At a meeting of the Lake County Opioid Initiative last week, participants learned donations were going to make up a shortfall in kits to revive people who have overdosed on opioids. (Nicasa)
The supply of Narcan kits police carry to help revive people who have overdosed on an opioid was dangerously low, according to the Lake County Health Department, but then a foundation and a fire protection district came to the rescue. Plus, the new kits that are being bought are described by advocates as an easier-delivery nasal spray type that was fast-tracked by the U.S. Food and Drug Administration.
“We could have been in dire straits if it wasn’t for the Filler Foundation of Highland Park and the Warren-Waukegan Fire Protection District,” said Susan McKnight, coordinator for the county’s substance-abuse program.
Phillip DeRuntz, a trustee with the fire district, said that at the last monthly meeting of the Lake County Opioid Initiative, he learned the health department was down to its last 50 kits. Then Susan Guggenheim of the Filler Foundation spoke and said officials were starting a matching grant program for kits up to $25,000.
“I took the information back to my board and they were ecstatic to help,” he said, joking about how the fire department was helping out the police department, a relationship that isn’t always smooth.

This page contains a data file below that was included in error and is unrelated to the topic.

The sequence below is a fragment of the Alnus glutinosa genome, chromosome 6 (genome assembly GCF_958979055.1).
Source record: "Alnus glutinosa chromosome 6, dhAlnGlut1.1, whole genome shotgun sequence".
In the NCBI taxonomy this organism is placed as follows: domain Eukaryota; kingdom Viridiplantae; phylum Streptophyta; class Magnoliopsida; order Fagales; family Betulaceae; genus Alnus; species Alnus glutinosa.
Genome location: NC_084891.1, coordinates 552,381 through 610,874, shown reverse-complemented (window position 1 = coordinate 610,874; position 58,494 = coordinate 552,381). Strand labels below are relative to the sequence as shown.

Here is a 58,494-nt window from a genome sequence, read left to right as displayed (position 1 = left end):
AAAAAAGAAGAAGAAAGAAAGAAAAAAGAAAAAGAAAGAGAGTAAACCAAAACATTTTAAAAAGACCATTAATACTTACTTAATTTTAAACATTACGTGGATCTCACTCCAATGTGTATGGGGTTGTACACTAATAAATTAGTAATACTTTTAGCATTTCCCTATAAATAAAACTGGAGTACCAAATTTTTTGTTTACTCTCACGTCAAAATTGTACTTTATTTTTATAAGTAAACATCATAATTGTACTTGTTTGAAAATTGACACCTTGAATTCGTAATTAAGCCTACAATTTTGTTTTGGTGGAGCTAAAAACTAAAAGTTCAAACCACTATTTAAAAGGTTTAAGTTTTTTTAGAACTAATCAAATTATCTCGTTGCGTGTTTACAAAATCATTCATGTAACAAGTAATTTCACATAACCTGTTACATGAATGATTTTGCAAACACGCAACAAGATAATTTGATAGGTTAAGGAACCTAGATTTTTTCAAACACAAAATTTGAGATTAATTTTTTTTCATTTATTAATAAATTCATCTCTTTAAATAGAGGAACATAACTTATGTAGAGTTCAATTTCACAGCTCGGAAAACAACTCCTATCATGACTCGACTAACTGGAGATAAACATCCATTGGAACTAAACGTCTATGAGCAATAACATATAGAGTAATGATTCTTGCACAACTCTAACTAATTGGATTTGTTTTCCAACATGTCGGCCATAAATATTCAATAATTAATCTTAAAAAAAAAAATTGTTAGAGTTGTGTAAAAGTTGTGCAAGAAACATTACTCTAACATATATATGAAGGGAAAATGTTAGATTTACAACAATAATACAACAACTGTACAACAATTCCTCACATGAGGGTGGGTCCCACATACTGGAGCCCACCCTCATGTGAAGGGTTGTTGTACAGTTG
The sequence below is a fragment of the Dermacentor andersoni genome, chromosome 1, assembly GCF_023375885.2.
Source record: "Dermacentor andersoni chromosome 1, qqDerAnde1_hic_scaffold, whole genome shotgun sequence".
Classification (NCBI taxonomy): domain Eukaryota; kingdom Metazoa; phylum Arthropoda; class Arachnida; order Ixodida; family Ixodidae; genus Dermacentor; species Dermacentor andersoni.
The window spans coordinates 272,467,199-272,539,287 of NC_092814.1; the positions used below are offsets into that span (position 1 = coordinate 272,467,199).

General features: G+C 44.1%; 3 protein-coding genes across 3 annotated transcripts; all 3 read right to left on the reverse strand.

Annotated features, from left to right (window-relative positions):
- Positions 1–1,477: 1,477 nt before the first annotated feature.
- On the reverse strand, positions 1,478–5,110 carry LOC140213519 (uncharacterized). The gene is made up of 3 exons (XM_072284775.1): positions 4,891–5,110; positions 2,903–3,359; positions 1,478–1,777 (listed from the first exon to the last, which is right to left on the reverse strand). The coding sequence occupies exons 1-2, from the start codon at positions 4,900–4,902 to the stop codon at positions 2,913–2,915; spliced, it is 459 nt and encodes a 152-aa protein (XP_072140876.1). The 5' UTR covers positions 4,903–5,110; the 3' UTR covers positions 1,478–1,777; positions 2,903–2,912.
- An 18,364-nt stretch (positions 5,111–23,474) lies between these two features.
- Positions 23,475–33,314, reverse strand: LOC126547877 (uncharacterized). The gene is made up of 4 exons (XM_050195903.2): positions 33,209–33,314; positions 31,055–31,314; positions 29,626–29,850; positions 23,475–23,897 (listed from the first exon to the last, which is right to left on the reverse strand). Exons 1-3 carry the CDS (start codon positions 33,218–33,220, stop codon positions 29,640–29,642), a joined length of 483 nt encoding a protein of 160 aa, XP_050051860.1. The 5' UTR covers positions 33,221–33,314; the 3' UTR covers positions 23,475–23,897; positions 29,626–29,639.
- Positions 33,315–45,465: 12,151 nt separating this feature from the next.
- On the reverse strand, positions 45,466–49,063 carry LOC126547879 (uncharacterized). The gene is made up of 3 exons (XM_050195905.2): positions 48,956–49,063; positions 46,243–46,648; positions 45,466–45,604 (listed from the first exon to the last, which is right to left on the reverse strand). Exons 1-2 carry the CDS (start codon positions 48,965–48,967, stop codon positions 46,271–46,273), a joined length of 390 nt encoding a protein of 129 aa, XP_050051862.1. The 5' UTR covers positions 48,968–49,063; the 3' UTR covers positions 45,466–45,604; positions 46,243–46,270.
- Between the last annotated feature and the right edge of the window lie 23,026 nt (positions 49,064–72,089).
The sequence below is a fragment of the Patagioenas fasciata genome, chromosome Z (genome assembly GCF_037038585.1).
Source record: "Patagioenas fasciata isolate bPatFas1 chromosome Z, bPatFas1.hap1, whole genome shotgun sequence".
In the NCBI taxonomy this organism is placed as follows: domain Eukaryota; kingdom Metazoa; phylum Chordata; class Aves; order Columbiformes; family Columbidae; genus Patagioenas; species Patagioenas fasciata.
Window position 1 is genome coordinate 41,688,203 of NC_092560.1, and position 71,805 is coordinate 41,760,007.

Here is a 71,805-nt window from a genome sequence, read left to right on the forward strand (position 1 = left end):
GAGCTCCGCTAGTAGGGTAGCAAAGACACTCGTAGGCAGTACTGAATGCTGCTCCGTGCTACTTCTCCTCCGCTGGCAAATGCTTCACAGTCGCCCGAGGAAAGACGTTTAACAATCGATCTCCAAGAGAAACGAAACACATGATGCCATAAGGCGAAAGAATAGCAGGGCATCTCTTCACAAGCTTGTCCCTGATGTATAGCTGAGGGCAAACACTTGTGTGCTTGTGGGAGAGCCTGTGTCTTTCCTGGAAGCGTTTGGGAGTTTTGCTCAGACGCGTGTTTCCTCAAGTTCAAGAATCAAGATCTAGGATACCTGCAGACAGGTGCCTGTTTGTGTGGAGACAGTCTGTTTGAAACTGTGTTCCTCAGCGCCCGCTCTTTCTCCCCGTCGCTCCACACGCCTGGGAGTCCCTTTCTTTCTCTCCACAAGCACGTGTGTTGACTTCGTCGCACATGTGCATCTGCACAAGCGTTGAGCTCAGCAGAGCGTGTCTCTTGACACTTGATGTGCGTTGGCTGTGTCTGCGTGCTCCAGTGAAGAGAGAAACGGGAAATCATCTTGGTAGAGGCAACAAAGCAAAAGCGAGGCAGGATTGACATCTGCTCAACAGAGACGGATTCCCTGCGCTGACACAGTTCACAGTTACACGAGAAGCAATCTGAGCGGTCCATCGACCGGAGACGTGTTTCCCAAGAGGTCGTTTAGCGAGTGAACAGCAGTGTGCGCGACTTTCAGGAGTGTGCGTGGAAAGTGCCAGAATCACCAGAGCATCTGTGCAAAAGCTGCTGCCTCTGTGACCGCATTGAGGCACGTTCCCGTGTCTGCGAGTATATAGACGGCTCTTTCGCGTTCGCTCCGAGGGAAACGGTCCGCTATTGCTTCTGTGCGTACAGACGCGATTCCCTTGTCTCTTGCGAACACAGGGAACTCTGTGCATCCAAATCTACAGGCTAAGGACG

“I told the next meeting that the fire protection district wanted to support law enforcement, and there were all these police chiefs there, and they laughed and applauded,” he said.
McKnight said the new kits, which have two doses per kit, is from a company called Adapt Pharmaceutical and do not have to be assembled like some pharmaceutical devices. It can also be used in just one nostril where others need half a dose in one nostril and half in another.
For the last two years, the health department has secured 3,000 kits a year for distribution among the 2,000 law-enforcement officers in the county from the Virginia-based Kaleo company. Because of a shortage this year, the department was only able to provide 1,000 kits, which were the injectable type.
Guggenheim said the Filler Foundation was created by Mark and Julie Filler of Highland Park, who lost their 23-year-old son after he got hooked on opioids after a sports injury. He was revived once at home by paramedics during his fight with the addiction and was sent to rehabilitation, but then a few weeks after he got home, he died of an overdose.
“This was an area we could make an immediate impact and save a life,” she said of the foundation’s gift of $40,000 and the matching grant challenge of up to $25,000. They matched the fire district’s $3,750 and have received more donations for the program, including a recent $1,000 contribution from Compass Health of Northbrook and $1,800 from the Vernon Hills Police Department.
She said they also now have a text-line donation source where individuals can contribute any amount by texting “Hero23” to 41444.
“You can donate a dollar if you want, all through the text,” Guggenheim said. “It’s sad that we need this, but we’re happy to help.”